New book explores the role of Catholic peacebuilders in addressing global mining issues – by Hannah Heinzekehr (Notre Dame News – January 31, 2022)

From cellphones to computers to life-saving medical technologies, the day-to-day lives of people across the globe are intertwined with materials produced by the global mining industry. A new book by the Catholic Peacebuilding Network (CPN) makes the case that the Catholic community can make a distinctive contribution by addressing mining issues through the lens of peacebuilding.

Considerable work has been done on mining and development ethics, environmental ethics and corporate social responsibility, but little has been done to integrate this work, relate it to the practices of the Catholic community in conflict zones, and consider it from a Catholic peacebuilding perspective.

The book, “Catholic Peacebuilding and Mining: Integral Peace, Development, and Ecology” (Routledge), is co-edited by Caesar Montevecchio, CPN assistant director, and Gerard Powers, director of Catholic peacebuilding studies and CPN coordinator, and grows out of a series of conversations convened by CPN in response to concerns from CPN partners around the world about the ways mining is driving conflict in their local contexts.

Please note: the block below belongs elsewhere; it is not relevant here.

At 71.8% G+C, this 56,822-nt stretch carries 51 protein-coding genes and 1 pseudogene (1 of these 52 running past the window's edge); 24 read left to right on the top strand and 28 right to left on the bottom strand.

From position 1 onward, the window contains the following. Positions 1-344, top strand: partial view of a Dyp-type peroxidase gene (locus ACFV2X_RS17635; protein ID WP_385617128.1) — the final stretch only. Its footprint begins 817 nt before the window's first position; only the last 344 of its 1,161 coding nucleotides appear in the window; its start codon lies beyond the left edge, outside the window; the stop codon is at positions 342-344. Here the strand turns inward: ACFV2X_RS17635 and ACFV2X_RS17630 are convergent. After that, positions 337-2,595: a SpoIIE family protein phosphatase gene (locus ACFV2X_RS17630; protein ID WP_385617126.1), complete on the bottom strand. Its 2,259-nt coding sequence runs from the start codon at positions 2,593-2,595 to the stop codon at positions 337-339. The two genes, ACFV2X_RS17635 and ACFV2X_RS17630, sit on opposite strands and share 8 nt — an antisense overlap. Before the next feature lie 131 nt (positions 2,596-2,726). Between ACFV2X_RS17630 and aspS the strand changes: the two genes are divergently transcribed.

“Most people are passingly aware of conflict mineral issues, the literal fighting over control of resources and the ways that mining can be used to fund militants and insurgents,” said Montevecchio.

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